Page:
Separated by thousands of miles and the Second World War, author Harley Rustad’s grandparents maintained a correspondence spanning hundreds of letters over four years. As he traveled through Europe and North Africa commanding a tank troop in the 11th Canadian Armoured Regiment, Harry Macdonald kept one of Jacquelyn Ruth Robinson’s letters — the one that kept him going, the one in which she said “yes.”
Unsatisfied with his own efforts at growing Ficus religiosa, bonsai enthusiast Harley Rustad totes his too-tall tree to Ontario to seek advice from Canadian bonsai expert Nigel Saunders. Saunders tends over 180 bonsais and has attracted a cult following for his instructive YouTube videos — his miniature lemon tree alone has earned 1.5 million views.
Podcasts and strong storytelling with diverse voices can show the world how fascinating Canadian history is.
When FDR signed the Social Security Act in the 1930s, the average male life expectancy was 61. Today, it’s nearly 80. Is society ready for more people living longer than ever?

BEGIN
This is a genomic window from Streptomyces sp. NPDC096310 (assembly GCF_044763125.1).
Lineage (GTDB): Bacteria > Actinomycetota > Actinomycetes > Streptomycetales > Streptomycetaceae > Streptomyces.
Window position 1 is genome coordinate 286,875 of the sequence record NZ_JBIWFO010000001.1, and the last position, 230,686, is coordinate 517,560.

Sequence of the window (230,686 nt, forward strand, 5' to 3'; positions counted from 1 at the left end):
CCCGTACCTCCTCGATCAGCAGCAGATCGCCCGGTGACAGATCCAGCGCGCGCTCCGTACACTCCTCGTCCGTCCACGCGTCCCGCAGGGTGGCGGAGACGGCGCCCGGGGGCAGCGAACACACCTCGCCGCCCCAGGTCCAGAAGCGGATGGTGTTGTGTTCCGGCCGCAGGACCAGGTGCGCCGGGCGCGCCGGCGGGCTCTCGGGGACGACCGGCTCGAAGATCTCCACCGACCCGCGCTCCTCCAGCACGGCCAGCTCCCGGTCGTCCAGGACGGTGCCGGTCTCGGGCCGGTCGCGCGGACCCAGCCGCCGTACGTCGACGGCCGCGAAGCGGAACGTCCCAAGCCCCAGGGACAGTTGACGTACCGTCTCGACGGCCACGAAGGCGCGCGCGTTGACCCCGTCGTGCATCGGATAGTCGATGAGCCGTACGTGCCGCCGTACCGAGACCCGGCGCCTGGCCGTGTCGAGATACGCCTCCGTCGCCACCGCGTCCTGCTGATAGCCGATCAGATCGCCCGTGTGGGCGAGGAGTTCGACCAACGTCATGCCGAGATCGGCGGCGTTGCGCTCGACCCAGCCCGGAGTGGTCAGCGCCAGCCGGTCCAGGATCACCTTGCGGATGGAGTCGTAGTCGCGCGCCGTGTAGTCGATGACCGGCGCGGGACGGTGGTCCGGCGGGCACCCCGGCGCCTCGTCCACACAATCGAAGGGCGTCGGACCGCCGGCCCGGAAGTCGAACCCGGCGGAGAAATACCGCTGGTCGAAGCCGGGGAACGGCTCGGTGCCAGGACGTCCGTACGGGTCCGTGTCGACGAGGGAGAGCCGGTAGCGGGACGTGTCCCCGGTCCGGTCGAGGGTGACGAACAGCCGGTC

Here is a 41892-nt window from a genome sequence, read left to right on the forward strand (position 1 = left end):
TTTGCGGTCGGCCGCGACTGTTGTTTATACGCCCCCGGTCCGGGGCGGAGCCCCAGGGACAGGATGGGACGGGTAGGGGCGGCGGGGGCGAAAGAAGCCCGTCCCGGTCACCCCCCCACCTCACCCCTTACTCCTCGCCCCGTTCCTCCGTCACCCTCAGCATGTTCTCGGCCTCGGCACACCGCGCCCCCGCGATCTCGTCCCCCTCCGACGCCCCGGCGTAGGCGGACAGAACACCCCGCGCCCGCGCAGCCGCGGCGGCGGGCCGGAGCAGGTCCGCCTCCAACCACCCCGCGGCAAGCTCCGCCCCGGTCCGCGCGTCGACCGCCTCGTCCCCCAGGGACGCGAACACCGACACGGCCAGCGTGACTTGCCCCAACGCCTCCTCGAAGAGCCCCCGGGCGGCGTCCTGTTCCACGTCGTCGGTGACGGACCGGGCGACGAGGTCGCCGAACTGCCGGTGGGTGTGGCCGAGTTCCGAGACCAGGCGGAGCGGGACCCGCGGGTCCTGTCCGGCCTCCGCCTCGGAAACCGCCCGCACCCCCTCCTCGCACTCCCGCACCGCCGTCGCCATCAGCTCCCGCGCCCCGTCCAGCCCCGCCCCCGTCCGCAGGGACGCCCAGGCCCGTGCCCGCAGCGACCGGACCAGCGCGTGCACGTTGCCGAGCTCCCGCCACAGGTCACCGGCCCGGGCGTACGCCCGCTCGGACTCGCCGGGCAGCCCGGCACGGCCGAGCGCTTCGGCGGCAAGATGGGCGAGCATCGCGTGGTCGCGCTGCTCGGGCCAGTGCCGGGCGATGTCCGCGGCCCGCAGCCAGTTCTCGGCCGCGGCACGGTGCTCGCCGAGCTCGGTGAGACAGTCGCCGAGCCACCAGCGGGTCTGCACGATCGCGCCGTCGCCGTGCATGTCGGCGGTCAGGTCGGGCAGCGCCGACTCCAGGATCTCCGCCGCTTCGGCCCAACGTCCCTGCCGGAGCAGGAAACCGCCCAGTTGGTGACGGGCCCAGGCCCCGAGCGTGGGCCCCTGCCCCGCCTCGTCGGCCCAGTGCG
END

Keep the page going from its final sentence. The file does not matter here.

Teva Harrison, who has terminal cancer, reflects on how fentanyl is helping her make the most of the time she has left.
Canada, the second largest nation in the world by area, is highly susceptible to the effects of climate change. According to nationwide assessments, the country is struggling to prepare itself.
The chorus is passé.
Bullied as a child in school in the ’80s, Canadian poet George Murray once found solace in the make-believe world of Dungeons & Dragons, where he could become “a seven-foot-tall warrior who could punch the face off a troll.” At The Walrus, Murray writes of the role-playing game’s renaissance — about how it helped his blended family bond — and about how he’s “playing it forward” by acting as dungeon master for local families who want to learn to play.
To earn money during a rough patch as a freelancer, Sam Riches worked as a bike courier, delivering food in Toronto during a six-month period. While the job lacked in pay, it offered one intriguing benefit: a crash course in human nature.